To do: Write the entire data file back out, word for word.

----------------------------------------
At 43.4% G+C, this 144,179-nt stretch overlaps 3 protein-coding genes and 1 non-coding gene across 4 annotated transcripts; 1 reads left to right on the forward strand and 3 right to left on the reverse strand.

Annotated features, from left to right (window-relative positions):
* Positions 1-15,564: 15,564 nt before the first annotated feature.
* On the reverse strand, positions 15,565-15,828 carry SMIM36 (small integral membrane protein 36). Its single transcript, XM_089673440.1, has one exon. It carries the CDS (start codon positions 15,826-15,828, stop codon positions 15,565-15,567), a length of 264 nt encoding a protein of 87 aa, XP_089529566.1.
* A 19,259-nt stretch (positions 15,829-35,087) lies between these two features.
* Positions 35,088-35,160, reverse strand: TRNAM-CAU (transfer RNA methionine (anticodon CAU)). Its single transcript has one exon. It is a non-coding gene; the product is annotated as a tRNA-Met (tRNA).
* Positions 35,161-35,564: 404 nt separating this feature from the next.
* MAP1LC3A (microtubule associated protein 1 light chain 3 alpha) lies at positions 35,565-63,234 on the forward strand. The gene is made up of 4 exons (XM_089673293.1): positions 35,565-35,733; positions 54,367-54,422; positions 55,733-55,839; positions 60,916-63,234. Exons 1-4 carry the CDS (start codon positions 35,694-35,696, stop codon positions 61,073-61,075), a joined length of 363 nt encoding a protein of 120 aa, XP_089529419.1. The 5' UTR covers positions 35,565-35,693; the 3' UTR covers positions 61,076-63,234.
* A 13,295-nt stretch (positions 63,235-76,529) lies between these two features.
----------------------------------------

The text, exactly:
At 43.4% G+C, this 144,179-nt stretch overlaps 3 protein-coding genes and 1 non-coding gene across 4 annotated transcripts; 1 reads left to right on the forward strand and 3 right to left on the reverse strand.

Annotated features, from left to right (window-relative positions):
* Positions 1-15,564: 15,564 nt before the first annotated feature.
* On the reverse strand, positions 15,565-15,828 carry SMIM36 (small integral membrane protein 36). Its single transcript, XM_089673440.1, has one exon. It carries the CDS (start codon positions 15,826-15,828, stop codon positions 15,565-15,567), a length of 264 nt encoding a protein of 87 aa, XP_089529566.1.
* A 19,259-nt stretch (positions 15,829-35,087) lies between these two features.
* Positions 35,088-35,160, reverse strand: TRNAM-CAU (transfer RNA methionine (anticodon CAU)). Its single transcript has one exon. It is a non-coding gene; the product is annotated as a tRNA-Met (tRNA).
* Positions 35,161-35,564: 404 nt separating this feature from the next.
* MAP1LC3A (microtubule associated protein 1 light chain 3 alpha) lies at positions 35,565-63,234 on the forward strand. The gene is made up of 4 exons (XM_089673293.1): positions 35,565-35,733; positions 54,367-54,422; positions 55,733-55,839; positions 60,916-63,234. Exons 1-4 carry the CDS (start codon positions 35,694-35,696, stop codon positions 61,073-61,075), a joined length of 363 nt encoding a protein of 120 aa, XP_089529419.1. The 5' UTR covers positions 35,565-35,693; the 3' UTR covers positions 61,076-63,234.
* A 13,295-nt stretch (positions 63,235-76,529) lies between these two features.